Fed and ECB Share Responsibility for latest bond Tantrum


From my long time friend Peter Wadkins of Thomson Reuters. Peter enters his 46th continuous year in Fx trading from all levels, including head of Treasury for 10 years at New South Wales bank. Peter was on the CME floor in 1983 when AUD began its free float. Remarkable career and from a good, honest, decent god fearing person.


COMMENT: Fed and ECB share responsibility for latest bond tantrum

Jul 7 6:34am By Divyang Shah

LONDON, July 7 (IFR) – If you look at the absolute change in benchmark bond yields then on this basis alone the current ECB-inspired taper tantrum is worse than the Fed taper tantrum of 2013. The absolute change in 10-year Treasury yields eight days after Bernanke’s testimony to Congress on 22 May 2013 was around 20bp, which is a lot lower than the 32bp gain in 10yr Bund yields since Draghi’s Sintra speech last week. (The percentage changes are even higher, especially for EGBs)

This is history and looking forward the potential for a more violent adjustment in bond markets is high, but for now central banks are unlikely to be too concerned. There are four key differences between the ECB taper tantrum and the Fed taper tantrum of 2013.

First, it’s not just about QE. When the Fed was shifting gears the market was aware that the gap between QE taper and rate hikes was large. In contrast, the ECB has been trying to contain the debate over sequencing and whether its negative deposit rate can be hiked during the tapering process. The market certainly believes this is possible, attaching a high probability that the ECB will have a less negative deposit rate by the end of 2018.

Second, the bias from major central banks on policy has also shifted. The BoC has been busy preparing markets for a rate hike as soon as its July meeting, the Norges Bank and Riksbank have both dropped their easing biases, and the Fed has been willing to talk about Quantitative Tightening (QT) despite downward surprises on inflation. The backdrop is one of change when it comes to global central banks and has been a surprise.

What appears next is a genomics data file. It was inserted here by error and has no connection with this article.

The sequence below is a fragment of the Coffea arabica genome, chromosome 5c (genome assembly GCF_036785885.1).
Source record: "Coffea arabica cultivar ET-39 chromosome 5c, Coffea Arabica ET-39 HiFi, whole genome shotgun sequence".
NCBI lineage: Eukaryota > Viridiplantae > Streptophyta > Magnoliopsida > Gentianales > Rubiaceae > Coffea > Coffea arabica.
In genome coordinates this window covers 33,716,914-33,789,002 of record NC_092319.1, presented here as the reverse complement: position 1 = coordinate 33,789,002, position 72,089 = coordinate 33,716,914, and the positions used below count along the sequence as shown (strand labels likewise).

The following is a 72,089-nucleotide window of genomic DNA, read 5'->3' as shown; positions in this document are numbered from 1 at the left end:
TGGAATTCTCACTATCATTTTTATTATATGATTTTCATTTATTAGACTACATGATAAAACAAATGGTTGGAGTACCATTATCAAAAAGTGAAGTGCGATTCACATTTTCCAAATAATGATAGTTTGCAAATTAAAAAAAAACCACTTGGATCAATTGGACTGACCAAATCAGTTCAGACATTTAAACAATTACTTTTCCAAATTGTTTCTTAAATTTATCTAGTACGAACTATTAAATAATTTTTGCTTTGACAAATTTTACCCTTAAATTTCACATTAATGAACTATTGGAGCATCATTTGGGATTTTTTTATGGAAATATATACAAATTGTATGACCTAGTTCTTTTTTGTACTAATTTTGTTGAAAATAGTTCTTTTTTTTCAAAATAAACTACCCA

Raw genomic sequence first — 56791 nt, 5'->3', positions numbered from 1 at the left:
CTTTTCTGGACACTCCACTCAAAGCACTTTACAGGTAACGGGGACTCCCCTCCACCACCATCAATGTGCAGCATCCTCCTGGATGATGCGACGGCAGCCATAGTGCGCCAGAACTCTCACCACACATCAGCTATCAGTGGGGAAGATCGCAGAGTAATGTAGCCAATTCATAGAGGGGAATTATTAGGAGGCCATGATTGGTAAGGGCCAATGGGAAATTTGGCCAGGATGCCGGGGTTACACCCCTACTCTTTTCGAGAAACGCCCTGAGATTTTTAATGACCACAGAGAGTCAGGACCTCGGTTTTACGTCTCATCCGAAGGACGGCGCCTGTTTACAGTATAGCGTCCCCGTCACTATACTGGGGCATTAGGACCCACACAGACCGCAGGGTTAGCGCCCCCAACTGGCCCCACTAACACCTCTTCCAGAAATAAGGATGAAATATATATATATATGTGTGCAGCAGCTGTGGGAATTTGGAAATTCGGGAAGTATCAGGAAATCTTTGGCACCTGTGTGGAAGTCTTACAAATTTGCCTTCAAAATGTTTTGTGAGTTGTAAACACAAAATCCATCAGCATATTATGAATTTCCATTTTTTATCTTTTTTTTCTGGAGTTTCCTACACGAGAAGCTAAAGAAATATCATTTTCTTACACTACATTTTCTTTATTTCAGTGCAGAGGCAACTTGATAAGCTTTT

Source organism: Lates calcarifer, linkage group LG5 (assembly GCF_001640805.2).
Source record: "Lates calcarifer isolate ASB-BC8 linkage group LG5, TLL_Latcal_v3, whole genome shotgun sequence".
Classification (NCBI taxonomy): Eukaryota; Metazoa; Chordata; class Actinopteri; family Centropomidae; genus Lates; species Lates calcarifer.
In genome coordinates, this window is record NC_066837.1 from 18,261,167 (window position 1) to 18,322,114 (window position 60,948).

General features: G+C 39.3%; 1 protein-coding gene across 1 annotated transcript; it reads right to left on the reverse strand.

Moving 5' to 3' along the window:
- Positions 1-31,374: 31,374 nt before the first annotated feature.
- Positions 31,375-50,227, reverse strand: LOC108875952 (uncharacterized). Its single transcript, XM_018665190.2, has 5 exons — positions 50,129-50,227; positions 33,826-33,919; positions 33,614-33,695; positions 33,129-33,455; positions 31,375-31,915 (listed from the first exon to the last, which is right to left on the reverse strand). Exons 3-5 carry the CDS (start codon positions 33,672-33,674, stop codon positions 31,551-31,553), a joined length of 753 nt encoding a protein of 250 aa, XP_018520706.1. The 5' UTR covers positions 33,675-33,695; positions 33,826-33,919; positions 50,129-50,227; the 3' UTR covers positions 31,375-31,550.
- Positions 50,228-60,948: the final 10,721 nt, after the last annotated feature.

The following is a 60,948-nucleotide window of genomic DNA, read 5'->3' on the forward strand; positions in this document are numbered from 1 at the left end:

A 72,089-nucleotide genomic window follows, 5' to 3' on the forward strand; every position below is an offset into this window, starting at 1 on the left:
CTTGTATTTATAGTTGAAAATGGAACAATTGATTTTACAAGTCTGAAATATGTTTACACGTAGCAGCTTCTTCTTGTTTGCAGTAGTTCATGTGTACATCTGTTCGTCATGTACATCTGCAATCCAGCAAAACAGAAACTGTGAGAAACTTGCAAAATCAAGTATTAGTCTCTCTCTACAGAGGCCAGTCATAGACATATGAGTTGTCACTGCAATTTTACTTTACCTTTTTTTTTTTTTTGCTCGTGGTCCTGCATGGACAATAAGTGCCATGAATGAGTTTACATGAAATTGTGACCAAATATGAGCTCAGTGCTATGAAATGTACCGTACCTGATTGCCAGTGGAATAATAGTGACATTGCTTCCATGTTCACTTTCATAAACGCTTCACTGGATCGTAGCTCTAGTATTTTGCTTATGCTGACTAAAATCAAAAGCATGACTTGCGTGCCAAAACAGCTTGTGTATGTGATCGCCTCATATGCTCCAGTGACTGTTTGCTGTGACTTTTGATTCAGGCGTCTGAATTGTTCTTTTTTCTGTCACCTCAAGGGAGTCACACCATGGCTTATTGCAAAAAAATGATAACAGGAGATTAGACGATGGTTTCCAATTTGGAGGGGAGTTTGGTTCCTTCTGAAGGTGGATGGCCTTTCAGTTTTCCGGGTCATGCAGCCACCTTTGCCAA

Third, Fed QT is likely having as important if not more of an impact on markets as the ECB’s tapering desire. Remember that the ECB is talking about reducing the pace at which its balance sheet rises, while the Fed is talking about reducing its balance sheet. The default explanation has been to point the finger at the ECB for the rout in bonds, but the Fed should not be ignored.

Fourth, the market has retained its bias toward investing in bonds over equities. Positioning in the bond market has extended further since 2013, with more sovereign debt trading at lower negative yields and curves a lot flatter. Equities might have rallied but this has been one of the most unloved rallies in history. The potential for a positioning adjustment is greater than in 2013.

For now, bond markets are moving largely as one would expect when policy expectations adjust, and as long as this adjustment is orderly central banks will not modify/delay their plans. While central banks are cognisant as to how markets behave, they worry more about maintaining easy policy at a time when deflation risks have ebbed considerably, risk taking and animal spirits are once again exuberant, and there have been strong cumulative gains in growth/labour markets. Loose monetary policy is at risk of overstaying its welcome. Divyang.Shah@tr.com /db/kl/jb



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